… on ports and storms and stuff

prom (3)

Gabe and Linds, bowling toward prom

Lately, it’s been stormy.

Grampa has been in the hospital for two weeks now, and the weeks before that were not pretty, nor very pleasant.

And we’ve weathered crushing waves and winds that might have laid us flat.

And then, one afternoon, the sun came out.

And a ritual that has always been a ritual – albeit a fun one, filled with excited hoping and planning and choosing – became an unexpected safe harbor.

Prom.

This year, Gabe went to the prom for the first time.

It was complete with a proposal (known as a ‘prom-posal’) that saw him standing in front of his girlfriend’s garage when she drove in from tennis practice.  He stood in front of a huge sign, with the word ‘Prom’ (surrounded with question marks) drawn in three-foot high letters.  He cradled a box of a dozen roses in his arms, with a big red ribbon tied around it.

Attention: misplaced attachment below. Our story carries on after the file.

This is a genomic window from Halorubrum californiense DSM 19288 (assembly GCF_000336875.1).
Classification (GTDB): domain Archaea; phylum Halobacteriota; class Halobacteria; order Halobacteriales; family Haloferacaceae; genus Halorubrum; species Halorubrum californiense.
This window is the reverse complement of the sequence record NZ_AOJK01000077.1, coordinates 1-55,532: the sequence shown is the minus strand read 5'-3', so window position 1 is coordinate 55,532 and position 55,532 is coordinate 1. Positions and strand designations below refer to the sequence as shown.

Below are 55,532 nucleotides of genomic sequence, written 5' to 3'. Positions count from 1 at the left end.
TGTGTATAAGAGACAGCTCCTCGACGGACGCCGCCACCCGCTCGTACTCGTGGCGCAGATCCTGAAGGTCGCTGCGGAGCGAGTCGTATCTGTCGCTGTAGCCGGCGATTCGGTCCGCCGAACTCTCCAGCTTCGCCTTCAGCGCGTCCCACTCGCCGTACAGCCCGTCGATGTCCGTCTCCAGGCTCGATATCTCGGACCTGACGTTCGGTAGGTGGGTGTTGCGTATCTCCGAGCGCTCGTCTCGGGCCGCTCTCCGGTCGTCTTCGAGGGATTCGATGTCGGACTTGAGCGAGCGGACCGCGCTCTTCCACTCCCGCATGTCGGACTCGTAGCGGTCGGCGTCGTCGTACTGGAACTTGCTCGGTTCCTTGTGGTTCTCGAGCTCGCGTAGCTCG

Her Mom, a new friend and a pretty dang awesome human, was hiding behind a car to capture the moment in a series of photos.

Then came the choosing of the dress (hers), fitting of the tux (his), decisions on how to get to and from the event, and then – amazingly – the day was upon us.

I was at the hospital with Grampa in the morning, it was grey, outside and in.

But soon the fog burned off, the mist gone.

The sun had won the day, and warmed the wind and earth.

Proud parents gathered around beautiful young adults.

And smiles happened, along with hugs and laughter and excited chatter.

Bursts of color and light on swaying gowns, proud boys in black and white (and one powder-blue, and one traffic cone orange).

A custom-istical rite of passage that provided me with the perspective that, when it’s storming in one place, the sun is shining brightly somewhere else.  Sometimes all we have to do to see it is turn our heads, cast our gaze toward the light.

Then we get to marvel at the good stuff, even in the midst of the worst squalls.

It’s never one or the other – all good or all bad.

Unless we choose to see life that way.

And I don’t.

Not at all.

When the busses and limos and cars left the high school, and kids were waving out windows and John and I and Granny got in our own car to drive home, I smiled and gave a mental nod of thanks to the powers that be…

For flicking me on the head when I needed it, reminding me to pay attention, and stay present, once again.

And it turns out I got to keep that smile, all the way home.

Thanks for readin’.

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